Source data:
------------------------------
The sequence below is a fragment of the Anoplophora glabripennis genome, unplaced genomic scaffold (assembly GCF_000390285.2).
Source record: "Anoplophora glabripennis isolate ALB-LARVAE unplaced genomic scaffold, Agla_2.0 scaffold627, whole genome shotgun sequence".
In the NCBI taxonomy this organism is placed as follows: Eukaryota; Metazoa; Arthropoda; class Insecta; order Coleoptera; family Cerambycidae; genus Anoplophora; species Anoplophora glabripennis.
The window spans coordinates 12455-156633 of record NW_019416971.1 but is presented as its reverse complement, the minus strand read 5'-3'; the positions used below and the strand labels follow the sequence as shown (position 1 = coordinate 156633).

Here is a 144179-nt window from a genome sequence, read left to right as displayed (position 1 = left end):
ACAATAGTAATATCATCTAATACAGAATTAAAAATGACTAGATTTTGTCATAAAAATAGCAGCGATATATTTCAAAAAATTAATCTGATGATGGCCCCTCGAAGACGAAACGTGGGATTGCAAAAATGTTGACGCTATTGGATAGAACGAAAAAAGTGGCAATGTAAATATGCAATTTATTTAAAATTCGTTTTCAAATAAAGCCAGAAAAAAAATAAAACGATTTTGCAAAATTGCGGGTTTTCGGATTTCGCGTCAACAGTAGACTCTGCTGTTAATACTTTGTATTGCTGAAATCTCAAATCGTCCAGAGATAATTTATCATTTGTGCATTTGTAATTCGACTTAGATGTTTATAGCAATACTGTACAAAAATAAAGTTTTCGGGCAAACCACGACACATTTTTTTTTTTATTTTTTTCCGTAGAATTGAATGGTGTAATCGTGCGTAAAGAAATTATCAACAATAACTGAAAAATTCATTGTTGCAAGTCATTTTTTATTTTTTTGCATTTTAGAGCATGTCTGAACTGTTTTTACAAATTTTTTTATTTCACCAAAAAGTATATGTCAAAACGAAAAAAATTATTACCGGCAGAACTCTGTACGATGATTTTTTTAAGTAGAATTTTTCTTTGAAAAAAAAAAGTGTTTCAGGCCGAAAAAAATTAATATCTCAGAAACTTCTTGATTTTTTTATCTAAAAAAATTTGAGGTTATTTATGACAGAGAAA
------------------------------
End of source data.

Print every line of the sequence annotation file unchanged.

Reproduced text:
The sequence below is a fragment of the Anoplophora glabripennis genome, unplaced genomic scaffold (assembly GCF_000390285.2).
Source record: "Anoplophora glabripennis isolate ALB-LARVAE unplaced genomic scaffold, Agla_2.0 scaffold627, whole genome shotgun sequence".
In the NCBI taxonomy this organism is placed as follows: Eukaryota; Metazoa; Arthropoda; class Insecta; order Coleoptera; family Cerambycidae; genus Anoplophora; species Anoplophora glabripennis.
The window spans coordinates 12455-156633 of record NW_019416971.1 but is presented as its reverse complement, the minus strand read 5'-3'; the positions used below and the strand labels follow the sequence as shown (position 1 = coordinate 156633).

Here is a 144179-nt window from a genome sequence, read left to right as displayed (position 1 = left end):
ACAATAGTAATATCATCTAATACAGAATTAAAAATGACTAGATTTTGTCATAAAAATAGCAGCGATATATTTCAAAAAATTAATCTGATGATGGCCCCTCGAAGACGAAACGTGGGATTGCAAAAATGTTGACGCTATTGGATAGAACGAAAAAAGTGGCAATGTAAATATGCAATTTATTTAAAATTCGTTTTCAAATAAAGCCAGAAAAAAAATAAAACGATTTTGCAAAATTGCGGGTTTTCGGATTTCGCGTCAACAGTAGACTCTGCTGTTAATACTTTGTATTGCTGAAATCTCAAATCGTCCAGAGATAATTTATCATTTGTGCATTTGTAATTCGACTTAGATGTTTATAGCAATACTGTACAAAAATAAAGTTTTCGGGCAAACCACGACACATTTTTTTTTTTATTTTTTTCCGTAGAATTGAATGGTGTAATCGTGCGTAAAGAAATTATCAACAATAACTGAAAAATTCATTGTTGCAAGTCATTTTTTATTTTTTTGCATTTTAGAGCATGTCTGAACTGTTTTTACAAATTTTTTTATTTCACCAAAAAGTATATGTCAAAACGAAAAAAATTATTACCGGCAGAACTCTGTACGATGATTTTTTTAAGTAGAATTTTTCTTTGAAAAAAAAAAGTGTTTCAGGCCGAAAAAAATTAATATCTCAGAAACTTCTTGATTTTTTTATCTAAAAAAATTTGAGGTTATTTATGACAGAGAAA